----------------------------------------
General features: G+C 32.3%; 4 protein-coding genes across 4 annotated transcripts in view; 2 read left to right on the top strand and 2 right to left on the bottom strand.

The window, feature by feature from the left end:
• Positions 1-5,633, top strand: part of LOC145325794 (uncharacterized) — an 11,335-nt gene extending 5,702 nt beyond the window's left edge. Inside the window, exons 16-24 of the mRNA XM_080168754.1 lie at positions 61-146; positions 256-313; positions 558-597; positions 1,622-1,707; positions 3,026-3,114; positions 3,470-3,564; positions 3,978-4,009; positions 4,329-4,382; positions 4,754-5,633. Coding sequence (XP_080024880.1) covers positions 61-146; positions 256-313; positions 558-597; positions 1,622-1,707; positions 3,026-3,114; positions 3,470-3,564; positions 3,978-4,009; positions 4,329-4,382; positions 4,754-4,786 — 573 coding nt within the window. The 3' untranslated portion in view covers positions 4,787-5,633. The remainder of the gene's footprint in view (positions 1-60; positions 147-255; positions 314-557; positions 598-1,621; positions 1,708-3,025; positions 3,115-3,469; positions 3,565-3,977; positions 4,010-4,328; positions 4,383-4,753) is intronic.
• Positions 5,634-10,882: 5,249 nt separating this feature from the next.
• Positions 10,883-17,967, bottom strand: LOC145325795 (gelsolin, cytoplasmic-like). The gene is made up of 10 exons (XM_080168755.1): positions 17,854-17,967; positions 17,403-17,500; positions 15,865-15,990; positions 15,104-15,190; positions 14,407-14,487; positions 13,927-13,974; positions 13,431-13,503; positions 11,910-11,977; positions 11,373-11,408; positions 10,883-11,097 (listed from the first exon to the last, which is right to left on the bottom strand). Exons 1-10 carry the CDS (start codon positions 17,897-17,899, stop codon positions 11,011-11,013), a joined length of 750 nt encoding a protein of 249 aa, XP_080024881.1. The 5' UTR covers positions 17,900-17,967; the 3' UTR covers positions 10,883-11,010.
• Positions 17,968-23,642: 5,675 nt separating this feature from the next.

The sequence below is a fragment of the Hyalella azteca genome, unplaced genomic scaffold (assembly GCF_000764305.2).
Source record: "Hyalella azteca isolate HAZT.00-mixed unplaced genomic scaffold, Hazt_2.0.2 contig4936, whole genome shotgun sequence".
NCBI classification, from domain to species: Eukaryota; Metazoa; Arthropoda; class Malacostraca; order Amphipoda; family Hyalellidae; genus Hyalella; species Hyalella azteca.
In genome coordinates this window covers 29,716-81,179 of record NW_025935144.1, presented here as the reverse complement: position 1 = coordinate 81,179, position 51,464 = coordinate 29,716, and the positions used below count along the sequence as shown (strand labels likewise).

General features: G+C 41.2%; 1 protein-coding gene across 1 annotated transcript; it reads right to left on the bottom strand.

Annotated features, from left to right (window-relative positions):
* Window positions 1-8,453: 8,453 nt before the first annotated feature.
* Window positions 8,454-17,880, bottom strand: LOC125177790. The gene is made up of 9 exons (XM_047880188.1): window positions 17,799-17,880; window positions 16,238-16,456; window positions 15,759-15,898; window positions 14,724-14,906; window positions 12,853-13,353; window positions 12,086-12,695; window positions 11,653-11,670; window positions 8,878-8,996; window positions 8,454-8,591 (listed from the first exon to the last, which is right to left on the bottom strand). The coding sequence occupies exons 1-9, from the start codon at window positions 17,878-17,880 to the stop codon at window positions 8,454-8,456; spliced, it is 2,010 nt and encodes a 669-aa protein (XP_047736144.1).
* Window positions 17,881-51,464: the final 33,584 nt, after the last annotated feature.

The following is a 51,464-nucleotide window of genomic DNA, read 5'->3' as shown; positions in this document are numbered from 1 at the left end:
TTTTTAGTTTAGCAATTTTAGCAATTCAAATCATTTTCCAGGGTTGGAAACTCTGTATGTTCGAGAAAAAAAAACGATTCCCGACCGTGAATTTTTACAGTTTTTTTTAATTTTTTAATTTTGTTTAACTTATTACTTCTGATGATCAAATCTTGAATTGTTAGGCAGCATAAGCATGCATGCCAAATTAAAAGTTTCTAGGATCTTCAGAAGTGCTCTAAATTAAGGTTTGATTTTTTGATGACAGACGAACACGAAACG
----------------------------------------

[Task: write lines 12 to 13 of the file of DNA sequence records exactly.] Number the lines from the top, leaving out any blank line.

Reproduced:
Annotated features, from left to right (window-relative positions):
* Window positions 1-8,453: 8,453 nt before the first annotated feature.